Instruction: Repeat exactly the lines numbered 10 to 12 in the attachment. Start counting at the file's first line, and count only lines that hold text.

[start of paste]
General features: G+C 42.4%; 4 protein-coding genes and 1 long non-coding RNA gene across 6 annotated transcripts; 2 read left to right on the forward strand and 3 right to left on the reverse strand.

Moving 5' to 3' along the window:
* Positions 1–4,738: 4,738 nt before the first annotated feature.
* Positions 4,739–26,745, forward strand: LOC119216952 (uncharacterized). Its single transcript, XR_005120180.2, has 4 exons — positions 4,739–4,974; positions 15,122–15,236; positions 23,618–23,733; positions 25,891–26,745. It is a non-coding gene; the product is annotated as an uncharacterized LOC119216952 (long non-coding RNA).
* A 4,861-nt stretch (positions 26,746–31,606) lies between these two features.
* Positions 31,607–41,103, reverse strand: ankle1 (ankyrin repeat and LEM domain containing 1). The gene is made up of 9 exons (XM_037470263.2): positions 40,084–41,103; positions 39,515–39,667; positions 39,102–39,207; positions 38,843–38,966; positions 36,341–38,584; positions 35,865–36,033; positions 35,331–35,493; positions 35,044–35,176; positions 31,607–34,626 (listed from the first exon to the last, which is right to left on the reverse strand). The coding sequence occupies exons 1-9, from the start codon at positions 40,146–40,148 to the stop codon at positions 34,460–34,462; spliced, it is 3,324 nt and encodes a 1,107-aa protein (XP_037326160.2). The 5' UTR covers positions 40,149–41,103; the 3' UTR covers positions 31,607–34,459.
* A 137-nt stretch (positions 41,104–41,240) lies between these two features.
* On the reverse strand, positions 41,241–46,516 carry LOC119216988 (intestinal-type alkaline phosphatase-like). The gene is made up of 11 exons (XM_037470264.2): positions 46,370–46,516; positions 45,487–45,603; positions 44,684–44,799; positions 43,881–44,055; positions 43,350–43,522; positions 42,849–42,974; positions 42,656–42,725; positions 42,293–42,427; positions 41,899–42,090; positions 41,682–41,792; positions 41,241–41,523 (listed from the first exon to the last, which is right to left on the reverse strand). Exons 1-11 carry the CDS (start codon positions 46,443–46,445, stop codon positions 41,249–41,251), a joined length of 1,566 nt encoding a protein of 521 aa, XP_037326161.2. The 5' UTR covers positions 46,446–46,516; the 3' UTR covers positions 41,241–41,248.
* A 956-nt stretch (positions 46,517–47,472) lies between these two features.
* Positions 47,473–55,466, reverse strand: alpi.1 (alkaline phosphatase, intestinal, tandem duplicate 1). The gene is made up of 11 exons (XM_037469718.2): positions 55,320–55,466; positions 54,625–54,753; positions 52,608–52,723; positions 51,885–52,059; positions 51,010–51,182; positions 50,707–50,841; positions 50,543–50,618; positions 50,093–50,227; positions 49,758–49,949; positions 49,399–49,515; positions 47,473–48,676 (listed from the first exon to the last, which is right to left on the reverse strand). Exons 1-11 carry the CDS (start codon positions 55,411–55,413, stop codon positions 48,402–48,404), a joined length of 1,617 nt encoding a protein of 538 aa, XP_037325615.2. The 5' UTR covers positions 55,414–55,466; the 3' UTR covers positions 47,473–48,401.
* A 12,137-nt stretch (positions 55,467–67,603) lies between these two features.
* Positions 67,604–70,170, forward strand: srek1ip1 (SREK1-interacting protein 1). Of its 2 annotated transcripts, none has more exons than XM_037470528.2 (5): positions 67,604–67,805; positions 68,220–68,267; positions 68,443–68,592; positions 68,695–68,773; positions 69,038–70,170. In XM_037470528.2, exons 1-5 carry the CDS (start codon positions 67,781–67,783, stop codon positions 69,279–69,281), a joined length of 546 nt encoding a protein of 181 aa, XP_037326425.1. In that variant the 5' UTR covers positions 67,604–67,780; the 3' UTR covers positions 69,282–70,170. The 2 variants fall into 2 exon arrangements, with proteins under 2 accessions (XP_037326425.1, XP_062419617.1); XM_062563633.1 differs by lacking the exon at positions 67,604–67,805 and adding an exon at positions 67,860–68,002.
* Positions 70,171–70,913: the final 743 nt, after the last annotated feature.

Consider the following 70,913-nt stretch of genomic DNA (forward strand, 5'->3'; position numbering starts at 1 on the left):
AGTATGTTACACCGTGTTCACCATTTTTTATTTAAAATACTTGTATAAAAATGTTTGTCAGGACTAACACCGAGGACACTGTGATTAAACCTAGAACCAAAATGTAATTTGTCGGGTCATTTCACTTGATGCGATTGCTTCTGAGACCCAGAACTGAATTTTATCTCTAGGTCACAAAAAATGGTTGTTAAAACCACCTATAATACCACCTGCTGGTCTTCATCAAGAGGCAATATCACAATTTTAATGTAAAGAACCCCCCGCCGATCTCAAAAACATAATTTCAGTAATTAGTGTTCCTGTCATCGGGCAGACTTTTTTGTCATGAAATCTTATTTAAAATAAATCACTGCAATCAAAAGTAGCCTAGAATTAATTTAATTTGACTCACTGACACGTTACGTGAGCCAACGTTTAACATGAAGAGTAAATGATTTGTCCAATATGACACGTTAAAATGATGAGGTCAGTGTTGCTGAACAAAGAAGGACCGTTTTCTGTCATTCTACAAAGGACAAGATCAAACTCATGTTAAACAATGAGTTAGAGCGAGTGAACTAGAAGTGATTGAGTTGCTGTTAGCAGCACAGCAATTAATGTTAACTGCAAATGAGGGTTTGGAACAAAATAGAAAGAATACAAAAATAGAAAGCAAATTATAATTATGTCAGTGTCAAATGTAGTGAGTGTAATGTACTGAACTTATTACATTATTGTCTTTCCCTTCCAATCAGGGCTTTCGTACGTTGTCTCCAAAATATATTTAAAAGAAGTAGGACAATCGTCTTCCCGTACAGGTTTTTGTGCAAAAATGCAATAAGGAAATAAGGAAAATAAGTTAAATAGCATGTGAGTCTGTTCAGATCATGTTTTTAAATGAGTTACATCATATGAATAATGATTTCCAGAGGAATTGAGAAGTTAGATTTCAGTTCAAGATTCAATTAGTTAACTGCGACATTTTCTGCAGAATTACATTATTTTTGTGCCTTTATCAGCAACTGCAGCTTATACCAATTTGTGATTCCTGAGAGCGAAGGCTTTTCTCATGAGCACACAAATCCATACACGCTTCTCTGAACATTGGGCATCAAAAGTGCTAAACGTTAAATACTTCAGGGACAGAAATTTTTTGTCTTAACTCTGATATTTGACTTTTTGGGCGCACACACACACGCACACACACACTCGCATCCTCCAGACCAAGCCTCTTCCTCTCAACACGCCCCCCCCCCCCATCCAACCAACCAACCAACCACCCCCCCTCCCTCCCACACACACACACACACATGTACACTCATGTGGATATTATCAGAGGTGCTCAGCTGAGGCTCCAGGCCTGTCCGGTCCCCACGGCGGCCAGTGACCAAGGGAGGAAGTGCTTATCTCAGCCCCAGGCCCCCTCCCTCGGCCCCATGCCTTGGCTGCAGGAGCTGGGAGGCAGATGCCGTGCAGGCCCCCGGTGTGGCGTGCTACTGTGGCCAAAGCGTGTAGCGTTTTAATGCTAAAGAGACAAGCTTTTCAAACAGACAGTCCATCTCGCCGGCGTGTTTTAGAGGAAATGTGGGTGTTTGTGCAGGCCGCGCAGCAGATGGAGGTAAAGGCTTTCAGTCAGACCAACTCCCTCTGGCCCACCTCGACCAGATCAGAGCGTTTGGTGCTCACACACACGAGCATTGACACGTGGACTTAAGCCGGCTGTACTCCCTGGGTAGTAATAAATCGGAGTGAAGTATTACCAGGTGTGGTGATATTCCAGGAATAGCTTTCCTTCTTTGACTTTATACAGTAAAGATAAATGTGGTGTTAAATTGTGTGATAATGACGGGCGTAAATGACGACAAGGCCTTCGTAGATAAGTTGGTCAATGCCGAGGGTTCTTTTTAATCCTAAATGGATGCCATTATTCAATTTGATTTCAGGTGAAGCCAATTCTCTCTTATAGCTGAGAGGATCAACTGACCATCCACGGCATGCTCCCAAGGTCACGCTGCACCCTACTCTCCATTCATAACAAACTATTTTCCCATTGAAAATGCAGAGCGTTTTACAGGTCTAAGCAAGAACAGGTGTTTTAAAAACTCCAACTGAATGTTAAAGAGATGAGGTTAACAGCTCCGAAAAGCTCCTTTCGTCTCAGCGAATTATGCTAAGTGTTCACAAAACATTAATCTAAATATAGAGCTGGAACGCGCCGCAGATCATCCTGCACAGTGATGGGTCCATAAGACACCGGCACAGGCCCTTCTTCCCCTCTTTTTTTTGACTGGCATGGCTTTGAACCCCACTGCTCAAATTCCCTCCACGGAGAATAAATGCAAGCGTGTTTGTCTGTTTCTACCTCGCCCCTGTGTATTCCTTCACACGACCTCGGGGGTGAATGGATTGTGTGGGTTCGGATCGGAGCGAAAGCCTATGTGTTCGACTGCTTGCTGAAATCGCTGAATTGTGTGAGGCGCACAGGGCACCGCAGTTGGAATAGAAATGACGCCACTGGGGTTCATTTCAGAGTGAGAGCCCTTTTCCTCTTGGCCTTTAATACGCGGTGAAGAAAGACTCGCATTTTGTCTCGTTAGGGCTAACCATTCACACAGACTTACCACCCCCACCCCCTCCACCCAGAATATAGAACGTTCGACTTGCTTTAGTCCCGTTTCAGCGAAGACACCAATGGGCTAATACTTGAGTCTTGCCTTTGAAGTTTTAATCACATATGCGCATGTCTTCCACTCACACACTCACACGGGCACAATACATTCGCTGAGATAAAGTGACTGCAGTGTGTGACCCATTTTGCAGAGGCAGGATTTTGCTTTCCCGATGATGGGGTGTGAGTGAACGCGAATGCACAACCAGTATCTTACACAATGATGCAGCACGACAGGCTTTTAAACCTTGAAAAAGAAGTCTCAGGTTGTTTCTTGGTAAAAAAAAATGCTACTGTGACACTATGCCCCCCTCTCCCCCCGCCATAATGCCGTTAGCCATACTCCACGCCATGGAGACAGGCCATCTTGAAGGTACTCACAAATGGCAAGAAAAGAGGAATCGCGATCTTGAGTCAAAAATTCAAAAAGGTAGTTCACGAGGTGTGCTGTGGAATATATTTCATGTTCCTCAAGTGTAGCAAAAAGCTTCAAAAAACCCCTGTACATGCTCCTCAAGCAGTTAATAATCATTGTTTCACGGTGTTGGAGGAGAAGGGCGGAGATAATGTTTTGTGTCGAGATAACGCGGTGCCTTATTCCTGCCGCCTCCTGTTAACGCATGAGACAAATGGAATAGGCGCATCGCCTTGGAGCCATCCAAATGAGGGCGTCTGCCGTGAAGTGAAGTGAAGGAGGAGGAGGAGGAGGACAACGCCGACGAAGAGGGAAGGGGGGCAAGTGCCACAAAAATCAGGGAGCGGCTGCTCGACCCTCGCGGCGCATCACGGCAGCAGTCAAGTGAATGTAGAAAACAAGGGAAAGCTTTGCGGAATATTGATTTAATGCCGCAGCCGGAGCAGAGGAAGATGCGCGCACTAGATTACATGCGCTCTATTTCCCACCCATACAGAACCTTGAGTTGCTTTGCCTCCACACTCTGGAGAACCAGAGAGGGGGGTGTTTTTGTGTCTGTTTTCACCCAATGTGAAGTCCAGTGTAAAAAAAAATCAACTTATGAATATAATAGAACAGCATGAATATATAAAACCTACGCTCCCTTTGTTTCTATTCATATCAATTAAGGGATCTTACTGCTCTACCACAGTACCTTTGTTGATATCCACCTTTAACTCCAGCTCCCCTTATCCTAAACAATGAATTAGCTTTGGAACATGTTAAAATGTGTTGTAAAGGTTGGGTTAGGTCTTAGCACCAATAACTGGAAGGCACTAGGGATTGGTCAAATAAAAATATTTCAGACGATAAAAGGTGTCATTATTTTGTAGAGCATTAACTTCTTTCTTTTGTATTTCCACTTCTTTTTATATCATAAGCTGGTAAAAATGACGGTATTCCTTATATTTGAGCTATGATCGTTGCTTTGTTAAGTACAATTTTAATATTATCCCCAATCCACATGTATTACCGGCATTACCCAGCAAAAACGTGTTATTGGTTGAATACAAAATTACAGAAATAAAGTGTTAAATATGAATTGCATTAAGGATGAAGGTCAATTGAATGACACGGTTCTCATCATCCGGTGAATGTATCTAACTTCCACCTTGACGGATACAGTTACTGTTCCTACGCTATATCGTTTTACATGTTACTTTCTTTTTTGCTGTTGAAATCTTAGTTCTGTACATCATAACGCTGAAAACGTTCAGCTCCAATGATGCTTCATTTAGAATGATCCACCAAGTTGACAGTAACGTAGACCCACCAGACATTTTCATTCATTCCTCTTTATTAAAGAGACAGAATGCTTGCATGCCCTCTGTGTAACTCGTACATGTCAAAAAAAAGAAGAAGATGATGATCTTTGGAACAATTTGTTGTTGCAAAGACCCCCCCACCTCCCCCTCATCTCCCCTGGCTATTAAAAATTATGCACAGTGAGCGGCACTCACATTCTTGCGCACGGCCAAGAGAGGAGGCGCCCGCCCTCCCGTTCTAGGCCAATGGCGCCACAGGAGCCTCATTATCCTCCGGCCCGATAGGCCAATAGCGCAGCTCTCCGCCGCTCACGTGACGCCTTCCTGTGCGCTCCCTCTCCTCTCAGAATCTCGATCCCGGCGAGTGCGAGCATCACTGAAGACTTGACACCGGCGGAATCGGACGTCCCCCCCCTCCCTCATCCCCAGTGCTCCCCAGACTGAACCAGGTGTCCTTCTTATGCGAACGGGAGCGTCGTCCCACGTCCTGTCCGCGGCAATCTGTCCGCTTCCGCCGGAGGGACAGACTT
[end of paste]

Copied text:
* Positions 47,473–55,466, reverse strand: alpi.1 (alkaline phosphatase, intestinal, tandem duplicate 1). The gene is made up of 11 exons (XM_037469718.2): positions 55,320–55,466; positions 54,625–54,753; positions 52,608–52,723; positions 51,885–52,059; positions 51,010–51,182; positions 50,707–50,841; positions 50,543–50,618; positions 50,093–50,227; positions 49,758–49,949; positions 49,399–49,515; positions 47,473–48,676 (listed from the first exon to the last, which is right to left on the reverse strand). Exons 1-11 carry the CDS (start codon positions 55,411–55,413, stop codon positions 48,402–48,404), a joined length of 1,617 nt encoding a protein of 538 aa, XP_037325615.2. The 5' UTR covers positions 55,414–55,466; the 3' UTR covers positions 47,473–48,401.
* A 12,137-nt stretch (positions 55,467–67,603) lies between these two features.
* Positions 67,604–70,170, forward strand: srek1ip1 (SREK1-interacting protein 1). Of its 2 annotated transcripts, none has more exons than XM_037470528.2 (5): positions 67,604–67,805; positions 68,220–68,267; positions 68,443–68,592; positions 68,695–68,773; positions 69,038–70,170. In XM_037470528.2, exons 1-5 carry the CDS (start codon positions 67,781–67,783, stop codon positions 69,279–69,281), a joined length of 546 nt encoding a protein of 181 aa, XP_037326425.1. In that variant the 5' UTR covers positions 67,604–67,780; the 3' UTR covers positions 69,282–70,170. The 2 variants fall into 2 exon arrangements, with proteins under 2 accessions (XP_037326425.1, XP_062419617.1); XM_062563633.1 differs by lacking the exon at positions 67,604–67,805 and adding an exon at positions 67,860–68,002.